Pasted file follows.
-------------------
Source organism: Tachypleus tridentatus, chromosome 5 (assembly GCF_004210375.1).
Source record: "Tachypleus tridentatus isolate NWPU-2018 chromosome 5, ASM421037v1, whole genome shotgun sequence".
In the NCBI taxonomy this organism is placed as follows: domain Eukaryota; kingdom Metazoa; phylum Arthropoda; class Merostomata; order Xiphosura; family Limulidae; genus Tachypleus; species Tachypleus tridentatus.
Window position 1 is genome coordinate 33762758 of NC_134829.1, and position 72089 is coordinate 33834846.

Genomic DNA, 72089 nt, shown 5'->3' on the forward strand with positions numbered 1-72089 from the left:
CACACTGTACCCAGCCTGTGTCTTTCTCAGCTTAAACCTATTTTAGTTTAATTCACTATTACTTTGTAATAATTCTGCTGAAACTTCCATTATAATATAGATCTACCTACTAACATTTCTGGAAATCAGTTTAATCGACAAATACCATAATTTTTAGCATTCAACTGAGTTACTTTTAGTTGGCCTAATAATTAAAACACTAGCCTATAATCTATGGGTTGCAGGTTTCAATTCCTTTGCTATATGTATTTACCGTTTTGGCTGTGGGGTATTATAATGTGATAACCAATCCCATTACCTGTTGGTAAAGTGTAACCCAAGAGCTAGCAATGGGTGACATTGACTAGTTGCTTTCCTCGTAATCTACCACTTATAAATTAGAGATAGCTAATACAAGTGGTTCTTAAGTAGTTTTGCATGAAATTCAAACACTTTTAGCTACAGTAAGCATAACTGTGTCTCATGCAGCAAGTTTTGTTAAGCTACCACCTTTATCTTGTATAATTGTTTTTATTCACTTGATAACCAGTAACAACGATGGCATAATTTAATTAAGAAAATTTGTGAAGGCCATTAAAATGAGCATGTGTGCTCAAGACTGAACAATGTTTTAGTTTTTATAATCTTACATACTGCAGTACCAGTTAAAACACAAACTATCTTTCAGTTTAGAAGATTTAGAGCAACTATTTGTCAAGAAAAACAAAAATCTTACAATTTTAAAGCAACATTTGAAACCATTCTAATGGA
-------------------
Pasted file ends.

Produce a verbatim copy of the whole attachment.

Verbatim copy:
Source organism: Tachypleus tridentatus, chromosome 5 (assembly GCF_004210375.1).
Source record: "Tachypleus tridentatus isolate NWPU-2018 chromosome 5, ASM421037v1, whole genome shotgun sequence".
In the NCBI taxonomy this organism is placed as follows: domain Eukaryota; kingdom Metazoa; phylum Arthropoda; class Merostomata; order Xiphosura; family Limulidae; genus Tachypleus; species Tachypleus tridentatus.
Window position 1 is genome coordinate 33762758 of NC_134829.1, and position 72089 is coordinate 33834846.

Genomic DNA, 72089 nt, shown 5'->3' on the forward strand with positions numbered 1-72089 from the left:
CACACTGTACCCAGCCTGTGTCTTTCTCAGCTTAAACCTATTTTAGTTTAATTCACTATTACTTTGTAATAATTCTGCTGAAACTTCCATTATAATATAGATCTACCTACTAACATTTCTGGAAATCAGTTTAATCGACAAATACCATAATTTTTAGCATTCAACTGAGTTACTTTTAGTTGGCCTAATAATTAAAACACTAGCCTATAATCTATGGGTTGCAGGTTTCAATTCCTTTGCTATATGTATTTACCGTTTTGGCTGTGGGGTATTATAATGTGATAACCAATCCCATTACCTGTTGGTAAAGTGTAACCCAAGAGCTAGCAATGGGTGACATTGACTAGTTGCTTTCCTCGTAATCTACCACTTATAAATTAGAGATAGCTAATACAAGTGGTTCTTAAGTAGTTTTGCATGAAATTCAAACACTTTTAGCTACAGTAAGCATAACTGTGTCTCATGCAGCAAGTTTTGTTAAGCTACCACCTTTATCTTGTATAATTGTTTTTATTCACTTGATAACCAGTAACAACGATGGCATAATTTAATTAAGAAAATTTGTGAAGGCCATTAAAATGAGCATGTGTGCTCAAGACTGAACAATGTTTTAGTTTTTATAATCTTACATACTGCAGTACCAGTTAAAACACAAACTATCTTTCAGTTTAGAAGATTTAGAGCAACTATTTGTCAAGAAAAACAAAAATCTTACAATTTTAAAGCAACATTTGAAACCATTCTAATGGA